Submitted to: Meeting Proceedings
Publication Type: Proceedings
Publication Acceptance Date: May 5, 2007
Publication Date: January 8, 2008
Citation: Whitaker, B.D. 2008. Genetic and biochemical mechanisms of superficial scald development in apple and pear fruits. Meeting Proceedings. p. 257-268. Interpretive Summary: Superficial scald is a disorder of apple and pear fruits that develops during long-term cold storage and intensifies after warming to market temperature. Scald symptoms, brown or black patches on the fruit skin, render the fruit unsalable. Losses can be 20 to 80% for fruit of some varieties after all the expense of growing, harvesting, and storage. Susceptibility to scald varies widely among apple and pear varieties, indicating that there is a distinct genetic basis for the disorder. For the last several years, we have sought to identify key genes involved in scald susceptibility. Our studies have singled out a particular gene, alpha-farnesene synthase (AFS), as a prime target for genetic manipulation to greatly diminish scald incidence in highly susceptible varieties. This could be accomplished by plant molecular biologists using gene-silencing technology or via more classical marker-assisted breeding. Success would eliminate the current scald control measure of a chemical drench that is costly and poses risks to human health and the environment.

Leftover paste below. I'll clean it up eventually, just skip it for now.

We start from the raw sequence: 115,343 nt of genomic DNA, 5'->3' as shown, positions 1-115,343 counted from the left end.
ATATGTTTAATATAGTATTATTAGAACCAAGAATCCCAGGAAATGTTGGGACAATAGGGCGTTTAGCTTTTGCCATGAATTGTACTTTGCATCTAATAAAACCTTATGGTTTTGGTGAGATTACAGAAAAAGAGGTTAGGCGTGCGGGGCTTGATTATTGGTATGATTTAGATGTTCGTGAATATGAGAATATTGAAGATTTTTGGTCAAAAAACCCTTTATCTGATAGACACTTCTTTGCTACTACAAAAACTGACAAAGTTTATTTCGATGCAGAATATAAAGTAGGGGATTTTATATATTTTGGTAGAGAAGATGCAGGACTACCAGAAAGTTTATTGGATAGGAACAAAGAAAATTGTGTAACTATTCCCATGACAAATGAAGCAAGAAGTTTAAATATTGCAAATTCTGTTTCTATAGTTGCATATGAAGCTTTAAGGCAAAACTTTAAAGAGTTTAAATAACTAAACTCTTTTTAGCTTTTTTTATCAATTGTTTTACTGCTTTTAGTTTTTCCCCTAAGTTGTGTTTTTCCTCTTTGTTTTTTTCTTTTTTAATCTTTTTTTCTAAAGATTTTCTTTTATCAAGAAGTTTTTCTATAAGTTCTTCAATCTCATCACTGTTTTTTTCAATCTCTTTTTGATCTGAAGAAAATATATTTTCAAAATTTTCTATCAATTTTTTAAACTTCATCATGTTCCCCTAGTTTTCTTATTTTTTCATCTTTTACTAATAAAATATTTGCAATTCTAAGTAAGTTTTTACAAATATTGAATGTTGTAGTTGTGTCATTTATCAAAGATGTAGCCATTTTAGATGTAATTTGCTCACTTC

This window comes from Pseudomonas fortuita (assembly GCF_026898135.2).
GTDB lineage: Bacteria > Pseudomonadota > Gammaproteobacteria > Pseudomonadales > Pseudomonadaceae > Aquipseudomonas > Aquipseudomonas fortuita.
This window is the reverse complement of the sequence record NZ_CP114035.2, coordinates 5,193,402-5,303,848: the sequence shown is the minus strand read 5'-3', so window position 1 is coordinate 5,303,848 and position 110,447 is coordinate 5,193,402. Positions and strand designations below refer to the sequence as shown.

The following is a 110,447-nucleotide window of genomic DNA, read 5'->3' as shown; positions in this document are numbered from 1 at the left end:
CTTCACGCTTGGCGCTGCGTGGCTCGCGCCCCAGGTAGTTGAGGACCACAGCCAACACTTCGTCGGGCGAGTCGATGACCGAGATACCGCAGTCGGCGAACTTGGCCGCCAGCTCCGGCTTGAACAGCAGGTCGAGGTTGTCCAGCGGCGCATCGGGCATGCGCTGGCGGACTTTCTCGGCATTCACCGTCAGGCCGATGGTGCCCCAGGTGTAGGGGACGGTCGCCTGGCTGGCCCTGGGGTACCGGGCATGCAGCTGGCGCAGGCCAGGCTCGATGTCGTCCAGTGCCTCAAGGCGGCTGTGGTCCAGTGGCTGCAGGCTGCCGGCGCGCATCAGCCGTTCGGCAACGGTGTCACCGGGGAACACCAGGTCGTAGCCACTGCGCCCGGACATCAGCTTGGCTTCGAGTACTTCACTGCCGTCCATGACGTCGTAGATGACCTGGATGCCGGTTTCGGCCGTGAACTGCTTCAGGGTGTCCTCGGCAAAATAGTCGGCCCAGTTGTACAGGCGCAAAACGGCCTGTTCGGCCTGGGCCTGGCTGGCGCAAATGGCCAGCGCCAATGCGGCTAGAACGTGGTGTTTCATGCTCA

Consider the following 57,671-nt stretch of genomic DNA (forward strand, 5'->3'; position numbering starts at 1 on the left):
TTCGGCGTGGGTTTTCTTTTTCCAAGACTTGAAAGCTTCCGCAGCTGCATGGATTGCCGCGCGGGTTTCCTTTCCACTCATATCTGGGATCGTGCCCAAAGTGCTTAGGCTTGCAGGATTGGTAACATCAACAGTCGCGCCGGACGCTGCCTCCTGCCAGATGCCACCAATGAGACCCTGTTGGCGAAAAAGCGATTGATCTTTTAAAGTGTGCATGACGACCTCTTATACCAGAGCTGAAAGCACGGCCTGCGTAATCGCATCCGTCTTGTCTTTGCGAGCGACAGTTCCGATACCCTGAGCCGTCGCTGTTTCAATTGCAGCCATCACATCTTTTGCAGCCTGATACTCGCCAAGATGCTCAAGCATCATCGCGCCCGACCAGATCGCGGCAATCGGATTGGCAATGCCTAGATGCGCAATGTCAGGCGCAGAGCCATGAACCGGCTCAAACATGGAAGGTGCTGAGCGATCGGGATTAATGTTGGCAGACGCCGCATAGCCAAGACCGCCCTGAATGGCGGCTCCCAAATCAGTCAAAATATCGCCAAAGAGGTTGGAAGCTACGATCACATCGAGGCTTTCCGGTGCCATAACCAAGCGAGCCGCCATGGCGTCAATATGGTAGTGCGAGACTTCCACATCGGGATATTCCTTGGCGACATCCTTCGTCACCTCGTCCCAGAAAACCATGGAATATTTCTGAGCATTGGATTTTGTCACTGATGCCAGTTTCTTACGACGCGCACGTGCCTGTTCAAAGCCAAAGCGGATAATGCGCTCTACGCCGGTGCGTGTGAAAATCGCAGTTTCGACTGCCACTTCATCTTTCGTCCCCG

Technical Abstract: Superficial scald is a physiological storage disorder of apple and pear fruits. It develops during prolonged cold storage and intensifies after removal to warmer temperatures. Despite many years of investigation, the biochemical mechanism of scald is still unknown. The prevailing hypothesis holds that oxidation products of the sesquiterpene alpha-farnesene are directly involved via generation of free radicals. A sharp rise in alpha-farnesene synthesis occurs shortly after scald-susceptible fruit are placed in air storage, and oxidation of alpha-farnesene to conjugated trienols (CTols) proceeds rapidly after about 6–8 weeks. CTol accumulation during storage is usually correlated with the subsequent incidence and severity of scald. Prestorage treatment of scald-susceptible apples or pears with 1-methylcyclopropene (1-MCP), a blocker of ethylene action, drastically reduced both alpha-farnesene synthesis and scald development. Silencing of genes controlling alpha-farnesene biosynthesis and/or conversion to CTols should prove or disprove the role of alpha-farnesene oxidation in the induction of scald. Logical targets for gene knockouts are genes encoding: 1) an isozyme of 3-hydroxy-3-methylglutaryl-CoA reductase (HMGR) committed to sesquiterpene synthesis; 2) alpha-farnesene synthase (AFS), which catalyzes the final rate-limiting step in alpha-farnesene biosynthesis; and 3) a hypothetical enzyme involved in the production of CTols, possibly a glutathione peroxidase (GPX) or glutathione S-transferase. To date we have cloned genes encoding AFS, three isozymes of HMGR, and a GPX from peel tissue of scald-susceptible apple and/or pear fruit. Expression of these genes in relation to the accumulation of alpha-farnesene and CTols and the incidence of scald in untreated and 1-MCP-treated apples and pears has been characterized. Results are discussed with respect to the induction of scald by alpha-farnesene oxidation products, the role of ethylene in scald development, and plans for RNAi suppression of alpha-farnesene synthesis in a scald-susceptible apple or pear cultivar.